Image by Luke Plunkett.
Valve has removed games from Steam before, but never this many, especially not all at once.
Today, Valve yanked 173 games from the Steam store, all of which were tied to Silent Echo Studios, a company that's become notorious among Steam users for publishing heaps of cheaply made games, typically by slapping together assets from near-ubiquitously popular game engine Unity.
As chronicled by YouTuber SidAlpha, Silent Echo would submit multiple games to Steam through the new Steam Direct service, leading to situations where they'd publish tens of games per month, nearly reaching 100 in the past couple months alone.
These games would feed the ethically questionable portion of the Steam trading card market that Valve's been trying to push back against ever since it took a stance against so-called "fake games" earlier this year.
In a statement to Polygon, Valve explained that it's had enough of Silent Echo's antics, which is why it decided to give the "studio" the boot. Valve noted that the developer was operating under a series of different accounts, which led to "a lot of reports and frustration from customers and other developers."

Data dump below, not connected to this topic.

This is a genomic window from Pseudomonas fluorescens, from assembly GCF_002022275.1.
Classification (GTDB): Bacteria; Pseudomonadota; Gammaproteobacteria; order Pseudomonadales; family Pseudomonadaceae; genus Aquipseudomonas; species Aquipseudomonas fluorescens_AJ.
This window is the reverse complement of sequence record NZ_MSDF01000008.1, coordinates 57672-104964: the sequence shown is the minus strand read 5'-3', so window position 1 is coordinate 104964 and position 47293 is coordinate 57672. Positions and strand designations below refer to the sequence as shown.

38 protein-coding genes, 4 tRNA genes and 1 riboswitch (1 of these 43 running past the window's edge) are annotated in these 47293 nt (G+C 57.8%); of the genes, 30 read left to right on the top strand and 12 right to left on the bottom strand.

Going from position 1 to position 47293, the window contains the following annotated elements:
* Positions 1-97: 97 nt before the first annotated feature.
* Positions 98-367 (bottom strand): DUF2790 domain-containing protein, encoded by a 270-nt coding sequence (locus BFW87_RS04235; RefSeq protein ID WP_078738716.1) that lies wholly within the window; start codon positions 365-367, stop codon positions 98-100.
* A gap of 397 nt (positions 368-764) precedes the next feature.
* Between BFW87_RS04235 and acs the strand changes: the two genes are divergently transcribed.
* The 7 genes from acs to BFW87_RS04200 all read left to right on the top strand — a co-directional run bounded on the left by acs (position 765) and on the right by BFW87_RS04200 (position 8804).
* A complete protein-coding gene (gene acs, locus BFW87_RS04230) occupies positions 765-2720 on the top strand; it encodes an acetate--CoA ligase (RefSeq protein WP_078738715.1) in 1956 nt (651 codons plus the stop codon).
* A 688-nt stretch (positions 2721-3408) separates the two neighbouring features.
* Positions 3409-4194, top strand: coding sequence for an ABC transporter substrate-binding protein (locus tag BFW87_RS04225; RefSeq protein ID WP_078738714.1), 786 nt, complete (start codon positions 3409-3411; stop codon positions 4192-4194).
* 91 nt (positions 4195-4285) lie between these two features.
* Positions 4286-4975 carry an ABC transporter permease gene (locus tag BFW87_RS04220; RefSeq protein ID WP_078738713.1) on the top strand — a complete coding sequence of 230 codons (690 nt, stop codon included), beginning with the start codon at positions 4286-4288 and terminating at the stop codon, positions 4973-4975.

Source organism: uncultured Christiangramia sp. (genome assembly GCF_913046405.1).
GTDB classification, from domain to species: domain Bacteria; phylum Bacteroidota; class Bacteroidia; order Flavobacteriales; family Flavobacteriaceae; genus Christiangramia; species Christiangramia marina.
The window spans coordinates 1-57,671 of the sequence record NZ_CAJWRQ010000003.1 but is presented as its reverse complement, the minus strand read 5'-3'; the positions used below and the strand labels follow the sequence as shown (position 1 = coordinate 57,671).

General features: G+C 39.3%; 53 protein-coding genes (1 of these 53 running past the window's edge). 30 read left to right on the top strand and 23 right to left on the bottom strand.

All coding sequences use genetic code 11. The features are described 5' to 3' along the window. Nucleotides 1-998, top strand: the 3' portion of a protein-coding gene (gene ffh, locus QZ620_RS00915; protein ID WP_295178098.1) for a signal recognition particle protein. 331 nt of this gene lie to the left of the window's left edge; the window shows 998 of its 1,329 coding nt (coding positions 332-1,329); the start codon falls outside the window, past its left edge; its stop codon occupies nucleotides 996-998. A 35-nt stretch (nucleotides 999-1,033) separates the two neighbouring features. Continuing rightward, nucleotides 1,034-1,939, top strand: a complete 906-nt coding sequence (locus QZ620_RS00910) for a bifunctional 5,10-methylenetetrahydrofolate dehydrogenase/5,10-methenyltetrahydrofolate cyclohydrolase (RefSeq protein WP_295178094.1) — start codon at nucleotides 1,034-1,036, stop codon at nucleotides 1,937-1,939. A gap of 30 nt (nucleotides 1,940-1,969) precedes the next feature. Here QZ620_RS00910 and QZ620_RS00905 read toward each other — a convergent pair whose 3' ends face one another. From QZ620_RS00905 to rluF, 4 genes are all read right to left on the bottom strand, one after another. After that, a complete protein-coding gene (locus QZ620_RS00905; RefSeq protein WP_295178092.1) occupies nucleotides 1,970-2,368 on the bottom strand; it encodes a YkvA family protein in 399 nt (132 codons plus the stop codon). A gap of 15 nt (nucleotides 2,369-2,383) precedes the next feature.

"This person was mass-shipping nearly-identical products on Steam that were impacting the store's functionality and making it harder for players interested in finding fun games to play," said Valve.
"This developer was also abusing Steam keys and misrepresenting themselves on the Steam store. As a result, we have removed those games from the Steam Store and ended our business relationship with them."
Valve added that spamming cloned games and making illicit use of store tools "isn't something we will tolerate." If that's truly the case, the Steam team has a lot of work ahead of them.
While regular users don't often see these games thanks to Steam's algorithms, Steam on the whole is spammier than ever, which means that many legitimately interesting games never get a chance to register as more than a blip on the algorithm's radar.
Banning some spam games and developers is a start, but Valve still hasn't addressed the systemic issues that allowed these operations to grow like weeds in the first place.
Time and time again, it's proven dedicated to its "open" marketplace to a fault. Until GabeN and co take a long look in the mirror and reevaluate their priorities, I don't expect things to change.